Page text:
is possible for a Jewish person to eat pork or for a Catholic to take contraceptives to prevent pregnancy. Although some find it necessary to label such occurrences as exceptional or accidental, such a point of view tends to ignore the fact that change can and does occur within individuals and within groups. Homogeneity among members of any religion cannot be assumed. Perhaps the individual once embraced the beliefs and practices of the religion but has since changed his or her views, or perhaps the individual never accepted the religious beliefs completely in the first place. It is important for the nurse to be open to variations in religious beliefs and practices and to allow for the possibility of change. Individual choices frequently arise from new situations, changing values and mores, and exposure to new ideas and beliefs. Few people live in total social isolation, surrounded by only those with similar religious backgrounds. Fifth, ideal norms of conduct and actual behavior are not necessarily the same. The nurse is frequently faced with the challenge of understanding and helping clients cope with conflicting norms. Sometimes conflicting norms are manifested by guilt or by efforts to minimize or rationalize inconsistencies. Sometimes norms are vaguely formulated and filled with discrepancies that allow for a variety of interpretations. In religions having a lay organization and structure, moral decision making may be left to the individual without the assistance of members of a church hierarchy. In religions having a clerical hierarchy, moral positions may be more clearly formulated and articulated for members. Individuals retain their right to choose regardless of official church-related guidelines, suggestions, or even religious laws; however, the individual who chooses to violate the norms may experience the consequences of that violation, including social ostracism, public removal from membership rolls, or other forms of censure.
Social ostracism is especially problematic for those clients experiencing mental illness (Fayard, Harding, Murdoch, & Brunt, 2007; Fogel & Rivera, 2010; Matthew, 2008; Yurkovich & Lattergrass, 2008).
Religion and Spiritual Nursing Care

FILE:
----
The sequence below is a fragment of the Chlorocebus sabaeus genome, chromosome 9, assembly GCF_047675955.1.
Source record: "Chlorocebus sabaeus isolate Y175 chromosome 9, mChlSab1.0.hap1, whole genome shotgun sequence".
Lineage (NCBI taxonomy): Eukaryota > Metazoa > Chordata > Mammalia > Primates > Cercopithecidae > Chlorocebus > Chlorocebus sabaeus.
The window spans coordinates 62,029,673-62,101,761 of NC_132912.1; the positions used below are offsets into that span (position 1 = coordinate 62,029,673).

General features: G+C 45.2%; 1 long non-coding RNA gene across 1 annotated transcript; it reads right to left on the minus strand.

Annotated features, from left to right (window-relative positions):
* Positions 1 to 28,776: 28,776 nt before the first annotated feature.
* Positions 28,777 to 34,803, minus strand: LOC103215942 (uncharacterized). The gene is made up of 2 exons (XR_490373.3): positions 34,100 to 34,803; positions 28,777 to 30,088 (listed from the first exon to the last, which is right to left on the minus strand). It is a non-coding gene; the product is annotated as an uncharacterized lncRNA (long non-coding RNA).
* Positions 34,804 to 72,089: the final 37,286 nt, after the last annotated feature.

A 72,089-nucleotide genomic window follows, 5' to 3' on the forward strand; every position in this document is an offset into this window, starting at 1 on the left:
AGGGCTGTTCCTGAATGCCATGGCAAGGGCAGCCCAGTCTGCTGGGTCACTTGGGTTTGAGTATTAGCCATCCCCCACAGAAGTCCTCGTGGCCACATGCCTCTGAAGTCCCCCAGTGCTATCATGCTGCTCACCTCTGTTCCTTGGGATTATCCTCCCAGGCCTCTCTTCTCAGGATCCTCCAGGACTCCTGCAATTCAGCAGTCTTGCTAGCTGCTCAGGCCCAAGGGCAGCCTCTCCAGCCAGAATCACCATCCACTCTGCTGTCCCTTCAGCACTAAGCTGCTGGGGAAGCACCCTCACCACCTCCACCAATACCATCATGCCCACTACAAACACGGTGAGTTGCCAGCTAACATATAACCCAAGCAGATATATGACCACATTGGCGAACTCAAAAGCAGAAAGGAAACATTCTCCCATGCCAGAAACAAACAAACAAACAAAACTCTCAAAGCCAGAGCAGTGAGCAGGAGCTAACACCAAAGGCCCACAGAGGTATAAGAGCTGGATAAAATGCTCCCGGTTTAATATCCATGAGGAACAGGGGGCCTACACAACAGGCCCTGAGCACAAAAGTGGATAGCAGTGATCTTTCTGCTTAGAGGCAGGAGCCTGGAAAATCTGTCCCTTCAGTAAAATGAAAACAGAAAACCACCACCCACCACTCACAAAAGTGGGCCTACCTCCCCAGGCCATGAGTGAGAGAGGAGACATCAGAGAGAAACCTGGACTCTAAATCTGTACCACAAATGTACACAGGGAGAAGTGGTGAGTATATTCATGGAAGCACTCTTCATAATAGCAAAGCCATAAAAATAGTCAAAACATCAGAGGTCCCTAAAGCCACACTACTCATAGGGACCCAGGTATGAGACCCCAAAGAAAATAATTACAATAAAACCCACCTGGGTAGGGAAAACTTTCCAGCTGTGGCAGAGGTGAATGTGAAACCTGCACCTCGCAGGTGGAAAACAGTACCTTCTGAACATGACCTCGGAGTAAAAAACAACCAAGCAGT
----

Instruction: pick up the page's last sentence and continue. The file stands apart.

For many years, nursing has emphasized a holistic approach to care in which the needs of the total person are recognized. Most nursing textbooks emphasize the physical and psychosocial needs of clients rather than ways to address spiritual needs (Black, 2009; Ebersole et al., 2008; Fayard et al., 2007; Yurkovich & Lattergrass, 2008). Comparatively little has been written about guidelines for providing spiritual care to clients from diverse cultural backgrounds. Because nurses endeavor to provide holistic health care, addressing spiritual needs becomes essential. Religious concerns evolve from and respond to the mysteries of life and death, good and evil, and pain and suffering. Although the religions of the world offer various interpretations of these phenomena, most people seek a personal understanding and interpretation at some time in their lives. Ultimately, this personal search becomes a pursuit to discover a Supreme Being, God, gods, or some unifying truth that will give meaning, purpose, and integrity to existence (Ebersole et al., 2008; Keehl, 2009; Leonard & Carlson, 2010; Yurkovich & Lattergrass, 2008). Before spiritual care for culturally diverse clients is discussed, an important distinction needs to be made between religion and spirituality. Derived from Latin roots, the term religion means to tie or hold together, to secure, bind, or fasten. It refers to the establishment of a system of attitudes and beliefs. Religion refers to an organized system of beliefs concerning the cause, nature, and purpose of the universe, especially belief in or the worship of a Supreme Being who is called by various names according to ethnoreligious traditions and beliefs. Among the important functions of religion is to create and nurture communal and individual spirituality. Religious activities often include reading scriptures or sacred writings (e.g., Qu’ran, Torah, Bible), praying, singing, and/or participating in individual or communal worship services (Leonard & Carlson, 2010). Spirituality is born out of each person’s unique life experience and his or her personal effort to find purpose and meaning in life. When people search for meaning or for a connection that transcends themselves, they are acting as spiritual beings. Spirituality exists in connections to others, the environment and the universe that lies beyond human experience. It refers to an ultimate reality. Present in all individuals, spirituality may be expressed as inner peace, and strength (Buck, 2006; Keehl, 2009; Narayanasamy, 2006; Yuen, 2007).